“What's going on here?” Choti Raani questioned walking in in a hurry “If you are having a meeting why did you not call me?” she said with a worried expression on her face, her paranoia clearly evident.
“Nothing is going on,” Raghav rolled his eyes. “Uncle is worrying unnecessarily. Samir will soon get fed up of playing Maharajah in a few days and leave. Now lets not worry about it all, we have a party tomorrow night, Aunty tell me who is on the guest list? Anyone interesting? ”
This was a topic Choti Raani could cope with, she loved entertaining and being seen and this kind of occasion was becoming far and few in between now.
“There are people coming from the British Consulate, The French Ambassador and his wife, now she likes to gamble I hear. There are also some young royals coming from Gwalior and Tripura, who also enjoy gambling and hunting, your friends, a woman who wanted to take pictures of the palace, she is an author and also is looking for film locations for a small film company. We could charge them for the shoots of-course.”
“Has Samir invited anyone? After all the party is in his honour.” Amar Singh interrupted.
“No, he has not told me to add anyone to the list. Also, as usual there will be our high society friends, local politicians and journalists.”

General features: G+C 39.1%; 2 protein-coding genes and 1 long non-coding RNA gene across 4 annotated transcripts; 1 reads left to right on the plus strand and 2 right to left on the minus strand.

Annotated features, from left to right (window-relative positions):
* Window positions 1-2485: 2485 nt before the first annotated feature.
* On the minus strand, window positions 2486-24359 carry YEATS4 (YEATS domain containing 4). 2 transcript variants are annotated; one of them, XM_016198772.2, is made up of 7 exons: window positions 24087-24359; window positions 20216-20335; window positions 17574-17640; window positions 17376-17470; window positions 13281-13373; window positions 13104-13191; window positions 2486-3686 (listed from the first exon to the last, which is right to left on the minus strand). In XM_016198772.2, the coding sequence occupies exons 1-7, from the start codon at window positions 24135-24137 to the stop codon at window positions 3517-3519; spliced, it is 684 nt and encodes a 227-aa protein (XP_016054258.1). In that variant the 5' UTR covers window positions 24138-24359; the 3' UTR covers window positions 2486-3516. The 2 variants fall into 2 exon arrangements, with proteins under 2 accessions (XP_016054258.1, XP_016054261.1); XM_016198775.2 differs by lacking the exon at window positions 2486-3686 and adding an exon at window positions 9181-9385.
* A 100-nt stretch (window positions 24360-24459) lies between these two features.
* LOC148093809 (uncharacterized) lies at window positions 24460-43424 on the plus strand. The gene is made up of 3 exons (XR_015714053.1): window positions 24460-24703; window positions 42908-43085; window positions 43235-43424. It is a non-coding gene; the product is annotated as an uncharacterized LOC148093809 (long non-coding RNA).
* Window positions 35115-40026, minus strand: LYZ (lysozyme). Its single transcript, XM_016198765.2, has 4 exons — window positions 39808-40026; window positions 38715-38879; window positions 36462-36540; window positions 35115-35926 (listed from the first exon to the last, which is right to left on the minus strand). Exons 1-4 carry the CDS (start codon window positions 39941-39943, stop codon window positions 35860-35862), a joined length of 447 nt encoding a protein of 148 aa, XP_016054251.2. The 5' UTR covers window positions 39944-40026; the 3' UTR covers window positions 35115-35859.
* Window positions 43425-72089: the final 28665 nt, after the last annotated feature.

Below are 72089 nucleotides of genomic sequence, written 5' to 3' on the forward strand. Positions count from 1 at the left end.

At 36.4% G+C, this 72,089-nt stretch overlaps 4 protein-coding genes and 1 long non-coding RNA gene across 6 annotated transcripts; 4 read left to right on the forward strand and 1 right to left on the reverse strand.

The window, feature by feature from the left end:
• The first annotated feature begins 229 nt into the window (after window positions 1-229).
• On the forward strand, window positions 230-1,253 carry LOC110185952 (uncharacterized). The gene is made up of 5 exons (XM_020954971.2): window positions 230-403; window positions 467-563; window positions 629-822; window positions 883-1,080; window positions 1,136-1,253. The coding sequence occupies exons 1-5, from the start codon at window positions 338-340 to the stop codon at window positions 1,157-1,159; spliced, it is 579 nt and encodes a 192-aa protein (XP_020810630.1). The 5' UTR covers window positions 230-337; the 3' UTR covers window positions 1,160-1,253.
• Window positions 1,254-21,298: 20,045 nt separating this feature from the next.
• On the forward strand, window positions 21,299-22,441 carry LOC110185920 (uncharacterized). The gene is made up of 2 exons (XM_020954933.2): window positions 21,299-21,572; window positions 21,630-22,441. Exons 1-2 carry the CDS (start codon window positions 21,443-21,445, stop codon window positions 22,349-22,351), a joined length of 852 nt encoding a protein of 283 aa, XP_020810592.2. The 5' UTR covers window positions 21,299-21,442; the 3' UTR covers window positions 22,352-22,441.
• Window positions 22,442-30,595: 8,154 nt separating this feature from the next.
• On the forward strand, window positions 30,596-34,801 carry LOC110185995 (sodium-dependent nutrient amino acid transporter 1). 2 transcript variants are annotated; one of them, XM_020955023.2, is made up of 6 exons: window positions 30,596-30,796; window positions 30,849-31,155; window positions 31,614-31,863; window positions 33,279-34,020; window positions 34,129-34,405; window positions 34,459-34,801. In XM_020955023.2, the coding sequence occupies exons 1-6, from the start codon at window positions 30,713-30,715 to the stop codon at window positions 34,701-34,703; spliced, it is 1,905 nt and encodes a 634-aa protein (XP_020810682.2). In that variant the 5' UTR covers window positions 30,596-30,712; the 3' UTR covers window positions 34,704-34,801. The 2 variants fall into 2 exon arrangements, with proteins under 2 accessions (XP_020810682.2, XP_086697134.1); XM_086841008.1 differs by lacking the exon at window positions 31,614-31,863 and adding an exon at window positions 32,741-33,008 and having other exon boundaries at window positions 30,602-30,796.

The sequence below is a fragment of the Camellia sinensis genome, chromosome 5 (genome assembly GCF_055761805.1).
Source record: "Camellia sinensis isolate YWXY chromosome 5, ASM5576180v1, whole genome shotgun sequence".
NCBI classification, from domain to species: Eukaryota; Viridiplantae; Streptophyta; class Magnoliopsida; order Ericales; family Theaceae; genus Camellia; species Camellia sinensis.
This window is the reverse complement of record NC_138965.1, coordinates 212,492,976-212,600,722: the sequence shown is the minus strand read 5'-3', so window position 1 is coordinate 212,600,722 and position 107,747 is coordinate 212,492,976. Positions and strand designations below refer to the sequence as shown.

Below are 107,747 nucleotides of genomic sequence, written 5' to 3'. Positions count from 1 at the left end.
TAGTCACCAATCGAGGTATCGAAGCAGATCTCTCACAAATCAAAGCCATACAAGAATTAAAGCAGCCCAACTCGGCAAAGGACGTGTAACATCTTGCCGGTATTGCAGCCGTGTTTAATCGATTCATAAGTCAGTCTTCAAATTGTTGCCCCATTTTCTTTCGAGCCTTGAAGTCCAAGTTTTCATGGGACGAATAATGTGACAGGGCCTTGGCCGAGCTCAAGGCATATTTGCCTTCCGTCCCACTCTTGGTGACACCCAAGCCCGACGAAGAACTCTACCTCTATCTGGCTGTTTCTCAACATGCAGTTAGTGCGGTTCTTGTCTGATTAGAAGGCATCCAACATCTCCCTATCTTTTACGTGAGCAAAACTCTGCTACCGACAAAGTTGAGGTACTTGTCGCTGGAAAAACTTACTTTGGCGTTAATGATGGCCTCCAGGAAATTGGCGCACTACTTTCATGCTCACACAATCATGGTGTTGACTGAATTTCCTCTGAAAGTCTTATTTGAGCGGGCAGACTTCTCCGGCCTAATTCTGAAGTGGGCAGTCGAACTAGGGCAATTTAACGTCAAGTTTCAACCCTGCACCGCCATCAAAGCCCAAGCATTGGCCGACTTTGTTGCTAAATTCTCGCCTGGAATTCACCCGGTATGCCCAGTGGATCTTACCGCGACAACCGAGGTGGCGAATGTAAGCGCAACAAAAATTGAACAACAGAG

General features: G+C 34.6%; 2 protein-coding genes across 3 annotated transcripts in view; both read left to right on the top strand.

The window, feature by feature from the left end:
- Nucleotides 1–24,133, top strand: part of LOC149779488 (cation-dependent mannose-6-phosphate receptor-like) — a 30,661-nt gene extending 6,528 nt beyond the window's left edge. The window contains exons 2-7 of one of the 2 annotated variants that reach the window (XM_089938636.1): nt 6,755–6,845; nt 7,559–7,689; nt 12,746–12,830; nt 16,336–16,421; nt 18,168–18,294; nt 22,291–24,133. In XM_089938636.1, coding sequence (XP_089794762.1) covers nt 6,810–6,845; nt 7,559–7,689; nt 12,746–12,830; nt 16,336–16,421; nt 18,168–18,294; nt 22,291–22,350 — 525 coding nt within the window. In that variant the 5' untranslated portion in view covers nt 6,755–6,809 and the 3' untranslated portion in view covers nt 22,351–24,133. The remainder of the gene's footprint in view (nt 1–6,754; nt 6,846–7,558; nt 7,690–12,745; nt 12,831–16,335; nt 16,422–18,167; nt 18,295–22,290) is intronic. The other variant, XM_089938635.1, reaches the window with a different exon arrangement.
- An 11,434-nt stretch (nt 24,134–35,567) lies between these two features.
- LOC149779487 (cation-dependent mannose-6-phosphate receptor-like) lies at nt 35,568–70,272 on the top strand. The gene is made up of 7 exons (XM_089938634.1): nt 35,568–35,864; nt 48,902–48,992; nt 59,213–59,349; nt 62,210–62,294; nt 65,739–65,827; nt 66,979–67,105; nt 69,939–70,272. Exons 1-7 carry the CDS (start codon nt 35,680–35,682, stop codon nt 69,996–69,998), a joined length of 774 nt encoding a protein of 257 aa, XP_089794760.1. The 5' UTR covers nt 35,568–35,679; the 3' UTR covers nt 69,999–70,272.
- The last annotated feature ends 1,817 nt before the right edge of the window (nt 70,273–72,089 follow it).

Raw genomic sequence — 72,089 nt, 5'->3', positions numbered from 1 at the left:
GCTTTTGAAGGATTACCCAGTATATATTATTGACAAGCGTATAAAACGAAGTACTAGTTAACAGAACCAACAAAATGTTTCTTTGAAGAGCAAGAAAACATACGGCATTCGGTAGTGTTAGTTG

Amar Singh nodded. Each one of the invites had been sent out because the person could be of some use to them in the long run. They had to keep the image up that they still were royals to contend with. Gambling was one of Amar Singh's passions and he was excellent at it he knew. That was one of the ways they kept the coffers full but sadly just as he very good at it, Raghav was just as bad. Raghav drank too much and lost all sense when he was gambling. He would have to keep a close eye on him in the next few days whilst there were guests in the palace.
“Has everything been arranged?” He asked his wife, satisfied when she nodded. That was one job at least she was reasonable at. “Now tomorrow I want you to keep an eye on Samir make sure he is kept busy, whilst we interest our guests in a little side game of cards.”
His wife nodded, her eyes a little fearful, Samir was sure to be hard to keep busy. She had already tried to talk to him several times, he had always been polite but had hardly talked to her always busy with his Blackberry and other phones. She cast a fearful eye on her husband and nephew, how long would they be able to keep this pretence up before they were caught she wondered. How long before Samir finds out how broke they really were and how long would it be until he found out all their other secrets. She shivered as a wave of fear swept through her.
Samir ran a frustrated hand through his black hair. All day he had been seeing people from the area, farmers, land owners, politicians, local people, they all had several lists of complaints about his uncle and half-brother. Outstanding bills, complaints about bad treatment from Raghav and his cronies and that he had been after their daughters and sisters. The list was endless. His uncle was bad enough but it seemed Raghav was even worse.